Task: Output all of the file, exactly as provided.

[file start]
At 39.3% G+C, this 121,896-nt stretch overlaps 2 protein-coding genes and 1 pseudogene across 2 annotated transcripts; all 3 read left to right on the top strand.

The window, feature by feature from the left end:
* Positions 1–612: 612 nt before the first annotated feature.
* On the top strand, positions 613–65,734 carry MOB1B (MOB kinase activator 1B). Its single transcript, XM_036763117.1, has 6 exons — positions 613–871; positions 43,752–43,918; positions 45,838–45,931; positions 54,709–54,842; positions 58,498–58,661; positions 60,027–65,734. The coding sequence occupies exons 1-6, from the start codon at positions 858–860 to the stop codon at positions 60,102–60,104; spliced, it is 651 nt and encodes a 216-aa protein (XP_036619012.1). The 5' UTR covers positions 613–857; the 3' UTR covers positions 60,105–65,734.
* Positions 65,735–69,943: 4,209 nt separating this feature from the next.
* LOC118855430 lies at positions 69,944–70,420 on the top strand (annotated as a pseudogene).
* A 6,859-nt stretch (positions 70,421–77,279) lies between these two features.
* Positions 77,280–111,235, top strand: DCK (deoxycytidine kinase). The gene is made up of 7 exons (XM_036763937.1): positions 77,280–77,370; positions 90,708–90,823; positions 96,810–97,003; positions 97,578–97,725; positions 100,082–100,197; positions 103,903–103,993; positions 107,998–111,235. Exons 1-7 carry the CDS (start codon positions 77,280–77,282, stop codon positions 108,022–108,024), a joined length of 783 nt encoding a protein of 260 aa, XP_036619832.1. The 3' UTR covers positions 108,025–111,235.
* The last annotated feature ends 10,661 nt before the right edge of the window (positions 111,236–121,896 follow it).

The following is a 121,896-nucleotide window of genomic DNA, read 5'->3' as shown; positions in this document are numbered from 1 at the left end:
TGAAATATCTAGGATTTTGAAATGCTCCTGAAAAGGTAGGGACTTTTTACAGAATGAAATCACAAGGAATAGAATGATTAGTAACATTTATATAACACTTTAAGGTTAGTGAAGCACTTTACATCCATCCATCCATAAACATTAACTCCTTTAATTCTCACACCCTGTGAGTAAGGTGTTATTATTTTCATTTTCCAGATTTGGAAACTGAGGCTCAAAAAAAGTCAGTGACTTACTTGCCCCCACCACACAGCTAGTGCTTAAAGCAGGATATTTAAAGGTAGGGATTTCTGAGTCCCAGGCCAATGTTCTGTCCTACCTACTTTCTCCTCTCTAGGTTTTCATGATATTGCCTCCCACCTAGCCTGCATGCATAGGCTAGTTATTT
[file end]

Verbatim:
At 39.3% G+C, this 121,896-nt stretch overlaps 2 protein-coding genes and 1 pseudogene across 2 annotated transcripts; all 3 read left to right on the top strand.

The window, feature by feature from the left end:
* Positions 1–612: 612 nt before the first annotated feature.
* On the top strand, positions 613–65,734 carry MOB1B (MOB kinase activator 1B). Its single transcript, XM_036763117.1, has 6 exons — positions 613–871; positions 43,752–43,918; positions 45,838–45,931; positions 54,709–54,842; positions 58,498–58,661; positions 60,027–65,734. The coding sequence occupies exons 1-6, from the start codon at positions 858–860 to the stop codon at positions 60,102–60,104; spliced, it is 651 nt and encodes a 216-aa protein (XP_036619012.1). The 5' UTR covers positions 613–857; the 3' UTR covers positions 60,105–65,734.
* Positions 65,735–69,943: 4,209 nt separating this feature from the next.
* LOC118855430 lies at positions 69,944–70,420 on the top strand (annotated as a pseudogene).
* A 6,859-nt stretch (positions 70,421–77,279) lies between these two features.
* Positions 77,280–111,235, top strand: DCK (deoxycytidine kinase). The gene is made up of 7 exons (XM_036763937.1): positions 77,280–77,370; positions 90,708–90,823; positions 96,810–97,003; positions 97,578–97,725; positions 100,082–100,197; positions 103,903–103,993; positions 107,998–111,235. Exons 1-7 carry the CDS (start codon positions 77,280–77,282, stop codon positions 108,022–108,024), a joined length of 783 nt encoding a protein of 260 aa, XP_036619832.1. The 3' UTR covers positions 108,025–111,235.
* The last annotated feature ends 10,661 nt before the right edge of the window (positions 111,236–121,896 follow it).

The following is a 121,896-nucleotide window of genomic DNA, read 5'->3' as shown; positions in this document are numbered from 1 at the left end:
TGAAATATCTAGGATTTTGAAATGCTCCTGAAAAGGTAGGGACTTTTTACAGAATGAAATCACAAGGAATAGAATGATTAGTAACATTTATATAACACTTTAAGGTTAGTGAAGCACTTTACATCCATCCATCCATAAACATTAACTCCTTTAATTCTCACACCCTGTGAGTAAGGTGTTATTATTTTCATTTTCCAGATTTGGAAACTGAGGCTCAAAAAAAGTCAGTGACTTACTTGCCCCCACCACACAGCTAGTGCTTAAAGCAGGATATTTAAAGGTAGGGATTTCTGAGTCCCAGGCCAATGTTCTGTCCTACCTACTTTCTCCTCTCTAGGTTTTCATGATATTGCCTCCCACCTAGCCTGCATGCATAGGCTAGTTATTT